Social party for oldest son's college, social party for Foolscap, and the Renaissance Faire! I threw an ax, shot my arrows, released the trebuchet and spent some money. Good times had by all. I also saw Valerian and it was very pretty.
I'm still doing my summer reading thing of starting a book every day, which will probably mean ending up with a few dozen bookmarks by the end of August, but that's how I like to roll in the breaks between routine. Currently Reading is about 26 books right now.
The Book Date does a weekly roundup of what people are reading, want to read, or have read each week called It's Monday! What Are You Reading and I'm going to sign up. There's also a version that is kidlit focussed, and as I started a kidlit book, I'll check in with either Teach Mentor Text or UnLeashing Readers for their version.
This week I started:
The Lost City of Z, David Grann. The Science Friday radio show had this as their summer read a few years back, so I proposed it to my Tuesday book club. I guess it's good because my brother finished it already. I'm liking it but have only started.
The Gunslinger, Stephen King. I ordered this for my summer reading team, but it came too late. And then Sword and Laser podcast picked it for their August read. I'm so lucky!
The Rogue Prince, Lindsay Buroker. A good author, Rachel Aaron, puts her books into Amazon Prime. I collect my ebooks as NOOKS, so that blocks me from reading her latest stuff. This made my son sad, so I signed up for a month of Amazon Prime book-reading thing so he could read his book for free. Then I noticed that another author I like, Buroker, also had some stuff hidden away in the Prime Zone, so I'll see how far I get before my one month trial runs out.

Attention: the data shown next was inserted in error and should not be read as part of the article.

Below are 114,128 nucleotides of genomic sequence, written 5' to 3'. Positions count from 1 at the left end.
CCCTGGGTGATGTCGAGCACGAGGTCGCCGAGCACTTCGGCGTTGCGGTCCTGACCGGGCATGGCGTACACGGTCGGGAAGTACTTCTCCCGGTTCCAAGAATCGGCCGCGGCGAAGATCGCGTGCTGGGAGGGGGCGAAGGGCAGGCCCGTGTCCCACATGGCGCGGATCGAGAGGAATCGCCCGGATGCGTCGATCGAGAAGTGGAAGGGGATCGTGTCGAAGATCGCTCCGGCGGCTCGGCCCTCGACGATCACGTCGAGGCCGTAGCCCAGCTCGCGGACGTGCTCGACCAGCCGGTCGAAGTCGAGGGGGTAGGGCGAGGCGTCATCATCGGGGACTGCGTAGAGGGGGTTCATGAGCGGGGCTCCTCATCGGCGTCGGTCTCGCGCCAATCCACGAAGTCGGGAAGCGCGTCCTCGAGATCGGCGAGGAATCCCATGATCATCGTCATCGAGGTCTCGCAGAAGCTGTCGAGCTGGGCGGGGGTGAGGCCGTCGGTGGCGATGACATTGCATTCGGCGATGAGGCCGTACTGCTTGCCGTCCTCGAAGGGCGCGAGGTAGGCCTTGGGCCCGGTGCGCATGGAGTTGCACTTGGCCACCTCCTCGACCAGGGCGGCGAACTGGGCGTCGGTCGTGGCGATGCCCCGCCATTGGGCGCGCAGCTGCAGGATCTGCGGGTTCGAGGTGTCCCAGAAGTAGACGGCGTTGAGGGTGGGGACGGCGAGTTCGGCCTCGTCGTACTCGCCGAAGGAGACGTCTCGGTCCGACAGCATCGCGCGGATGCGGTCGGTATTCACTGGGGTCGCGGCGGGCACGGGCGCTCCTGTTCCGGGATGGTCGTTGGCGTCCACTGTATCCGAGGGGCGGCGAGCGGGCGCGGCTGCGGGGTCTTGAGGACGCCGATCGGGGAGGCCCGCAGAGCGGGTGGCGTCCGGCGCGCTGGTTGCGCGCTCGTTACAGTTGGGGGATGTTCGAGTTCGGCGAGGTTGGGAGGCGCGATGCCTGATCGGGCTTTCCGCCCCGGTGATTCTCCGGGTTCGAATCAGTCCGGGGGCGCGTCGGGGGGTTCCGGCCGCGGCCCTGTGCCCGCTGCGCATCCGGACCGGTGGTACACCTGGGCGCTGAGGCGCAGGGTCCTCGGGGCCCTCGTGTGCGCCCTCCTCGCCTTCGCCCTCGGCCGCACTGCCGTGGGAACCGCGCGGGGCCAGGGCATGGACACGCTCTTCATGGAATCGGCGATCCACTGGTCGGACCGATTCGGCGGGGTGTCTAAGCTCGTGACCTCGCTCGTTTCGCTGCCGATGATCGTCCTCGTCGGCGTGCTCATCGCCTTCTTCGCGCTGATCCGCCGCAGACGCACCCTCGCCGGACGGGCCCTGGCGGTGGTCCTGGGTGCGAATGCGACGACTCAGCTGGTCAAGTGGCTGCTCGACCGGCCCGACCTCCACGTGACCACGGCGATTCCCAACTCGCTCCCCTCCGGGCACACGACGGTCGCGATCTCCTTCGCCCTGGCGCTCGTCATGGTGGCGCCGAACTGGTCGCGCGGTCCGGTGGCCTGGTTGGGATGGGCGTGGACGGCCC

Indigo, [just about everyone]. So ten mystery/fantasy authors collaborated on this. I thought it would be interlocking stories, but it seems to be one story (unless I just haven't gotten far enough in). Interesting.
Equal Is Unfair, Don Watkins and Yaron Brooks. This is the next Reading Across the Aisles pick and it looks like an interesting topic with poor representation. I'm trying to time it so I finish just before the group meets, but the first chapters are not promising. And I'm very unimpressed with their idea of evidence -- apparently ad copy luring Irish immigrants is strong proof of the ease of upward mobility in 1800's America. The idea is whether striving for economic equality is a bad policy, but Watkins and Brooks apparently think acknowledging that white men have things easier than black women in our society is equivalent to demanding we immediately transition to a currency-free Cambodian gulag where ambition is ruthlessly punished. Really. Their argumentative style is to set up straw men, demolish them, then pose for accolades while quoting Atlas Shrugged. I hope our discussion group ignores the book and discussing economic goals for society.